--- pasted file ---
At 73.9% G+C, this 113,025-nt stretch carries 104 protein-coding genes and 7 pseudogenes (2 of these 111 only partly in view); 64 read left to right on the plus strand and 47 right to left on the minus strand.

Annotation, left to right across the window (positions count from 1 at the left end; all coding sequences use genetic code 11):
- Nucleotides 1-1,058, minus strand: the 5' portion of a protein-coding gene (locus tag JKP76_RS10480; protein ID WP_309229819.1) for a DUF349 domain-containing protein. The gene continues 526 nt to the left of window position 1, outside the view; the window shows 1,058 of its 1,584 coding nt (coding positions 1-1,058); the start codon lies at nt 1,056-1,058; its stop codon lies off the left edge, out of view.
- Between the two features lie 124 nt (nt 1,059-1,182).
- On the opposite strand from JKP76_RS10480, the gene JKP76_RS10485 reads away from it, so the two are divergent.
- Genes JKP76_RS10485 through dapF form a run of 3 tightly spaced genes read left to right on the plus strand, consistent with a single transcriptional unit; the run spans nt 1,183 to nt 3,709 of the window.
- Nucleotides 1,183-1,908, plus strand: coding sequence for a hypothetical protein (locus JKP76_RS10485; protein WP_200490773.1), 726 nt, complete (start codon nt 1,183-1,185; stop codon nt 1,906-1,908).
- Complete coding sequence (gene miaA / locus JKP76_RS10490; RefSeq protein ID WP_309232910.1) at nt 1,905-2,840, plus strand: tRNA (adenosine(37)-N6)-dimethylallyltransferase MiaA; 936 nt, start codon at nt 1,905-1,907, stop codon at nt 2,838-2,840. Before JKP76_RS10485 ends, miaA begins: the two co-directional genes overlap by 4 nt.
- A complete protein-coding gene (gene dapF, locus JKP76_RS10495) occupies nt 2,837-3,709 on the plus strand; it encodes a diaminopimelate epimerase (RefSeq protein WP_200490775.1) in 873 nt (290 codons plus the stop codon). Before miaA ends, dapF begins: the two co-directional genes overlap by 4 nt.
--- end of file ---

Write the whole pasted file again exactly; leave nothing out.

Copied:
At 73.9% G+C, this 113,025-nt stretch carries 104 protein-coding genes and 7 pseudogenes (2 of these 111 only partly in view); 64 read left to right on the plus strand and 47 right to left on the minus strand.

Annotation, left to right across the window (positions count from 1 at the left end; all coding sequences use genetic code 11):
- Nucleotides 1-1,058, minus strand: the 5' portion of a protein-coding gene (locus tag JKP76_RS10480; protein ID WP_309229819.1) for a DUF349 domain-containing protein. The gene continues 526 nt to the left of window position 1, outside the view; the window shows 1,058 of its 1,584 coding nt (coding positions 1-1,058); the start codon lies at nt 1,056-1,058; its stop codon lies off the left edge, out of view.
- Between the two features lie 124 nt (nt 1,059-1,182).
- On the opposite strand from JKP76_RS10480, the gene JKP76_RS10485 reads away from it, so the two are divergent.
- Genes JKP76_RS10485 through dapF form a run of 3 tightly spaced genes read left to right on the plus strand, consistent with a single transcriptional unit; the run spans nt 1,183 to nt 3,709 of the window.
- Nucleotides 1,183-1,908, plus strand: coding sequence for a hypothetical protein (locus JKP76_RS10485; protein WP_200490773.1), 726 nt, complete (start codon nt 1,183-1,185; stop codon nt 1,906-1,908).
- Complete coding sequence (gene miaA / locus JKP76_RS10490; RefSeq protein ID WP_309232910.1) at nt 1,905-2,840, plus strand: tRNA (adenosine(37)-N6)-dimethylallyltransferase MiaA; 936 nt, start codon at nt 1,905-1,907, stop codon at nt 2,838-2,840. Before JKP76_RS10485 ends, miaA begins: the two co-directional genes overlap by 4 nt.
- A complete protein-coding gene (gene dapF, locus JKP76_RS10495) occupies nt 2,837-3,709 on the plus strand; it encodes a diaminopimelate epimerase (RefSeq protein WP_200490775.1) in 873 nt (290 codons plus the stop codon). Before miaA ends, dapF begins: the two co-directional genes overlap by 4 nt.